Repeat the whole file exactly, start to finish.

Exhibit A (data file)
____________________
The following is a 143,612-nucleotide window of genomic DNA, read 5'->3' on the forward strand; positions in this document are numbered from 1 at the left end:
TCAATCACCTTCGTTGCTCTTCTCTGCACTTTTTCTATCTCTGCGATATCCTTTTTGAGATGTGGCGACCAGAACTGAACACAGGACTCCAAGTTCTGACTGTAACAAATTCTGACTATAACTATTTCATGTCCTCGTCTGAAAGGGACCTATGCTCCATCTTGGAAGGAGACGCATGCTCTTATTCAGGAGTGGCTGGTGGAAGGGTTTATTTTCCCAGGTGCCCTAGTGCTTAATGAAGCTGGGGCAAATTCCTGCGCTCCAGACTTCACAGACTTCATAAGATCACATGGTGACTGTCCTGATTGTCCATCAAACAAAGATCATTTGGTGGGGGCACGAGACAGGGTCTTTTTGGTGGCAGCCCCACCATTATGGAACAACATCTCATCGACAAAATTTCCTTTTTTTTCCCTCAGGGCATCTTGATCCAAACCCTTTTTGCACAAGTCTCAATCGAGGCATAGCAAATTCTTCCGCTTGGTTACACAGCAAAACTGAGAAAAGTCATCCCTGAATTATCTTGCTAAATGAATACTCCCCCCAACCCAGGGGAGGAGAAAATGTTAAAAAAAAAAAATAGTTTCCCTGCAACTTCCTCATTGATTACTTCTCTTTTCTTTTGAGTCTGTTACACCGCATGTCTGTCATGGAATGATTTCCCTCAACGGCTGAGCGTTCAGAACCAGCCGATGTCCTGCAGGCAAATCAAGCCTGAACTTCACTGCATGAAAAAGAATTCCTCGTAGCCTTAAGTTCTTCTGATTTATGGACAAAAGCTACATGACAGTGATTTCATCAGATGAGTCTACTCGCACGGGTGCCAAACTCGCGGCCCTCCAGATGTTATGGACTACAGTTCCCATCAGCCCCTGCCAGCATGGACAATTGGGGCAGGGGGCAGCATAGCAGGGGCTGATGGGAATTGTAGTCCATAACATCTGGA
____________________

The following is a 143,612-nucleotide window of genomic DNA, read 5'->3' on the forward strand; positions in this document are numbered from 1 at the left end:
TCAATCACCTTCGTTGCTCTTCTCTGCACTTTTTCTATCTCTGCGATATCCTTTTTGAGATGTGGCGACCAGAACTGAACACAGGACTCCAAGTTCTGACTGTAACAAATTCTGACTATAACTATTTCATGTCCTCGTCTGAAAGGGACCTATGCTCCATCTTGGAAGGAGACGCATGCTCTTATTCAGGAGTGGCTGGTGGAAGGGTTTATTTTCCCAGGTGCCCTAGTGCTTAATGAAGCTGGGGCAAATTCCTGCGCTCCAGACTTCACAGACTTCATAAGATCACATGGTGACTGTCCTGATTGTCCATCAAACAAAGATCATTTGGTGGGGGCACGAGACAGGGTCTTTTTGGTGGCAGCCCCACCATTATGGAACAACATCTCATCGACAAAATTTCCTTTTTTTTCCCTCAGGGCATCTTGATCCAAACCCTTTTTGCACAAGTCTCAATCGAGGCATAGCAAATTCTTCCGCTTGGTTACACAGCAAAACTGAGAAAAGTCATCCCTGAATTATCTTGCTAAATGAATACTCCCCCCAACCCAGGGGAGGAGAAAATGTTAAAAAAAAAAAATAGTTTCCCTGCAACTTCCTCATTGATTACTTCTCTTTTCTTTTGAGTCTGTTACACCGCATGTCTGTCATGGAATGATTTCCCTCAACGGCTGAGCGTTCAGAACCAGCCGATGTCCTGCAGGCAAATCAAGCCTGAACTTCACTGCATGAAAAAGAATTCCTCGTAGCCTTAAGTTCTTCTGATTTATGGACAAAAGCTACATGACAGTGATTTCATCAGATGAGTCTACTCGCACGGGTGCCAAACTCGCGGCCCTCCAGATGTTATGGACTACAGTTCCCATCAGCCCCTGCCAGCATGGACAATTGGGGCAGGGGGCAGCATAGCAGGGGCTGATGGGAATTGTAGTCCATAACATCTGGA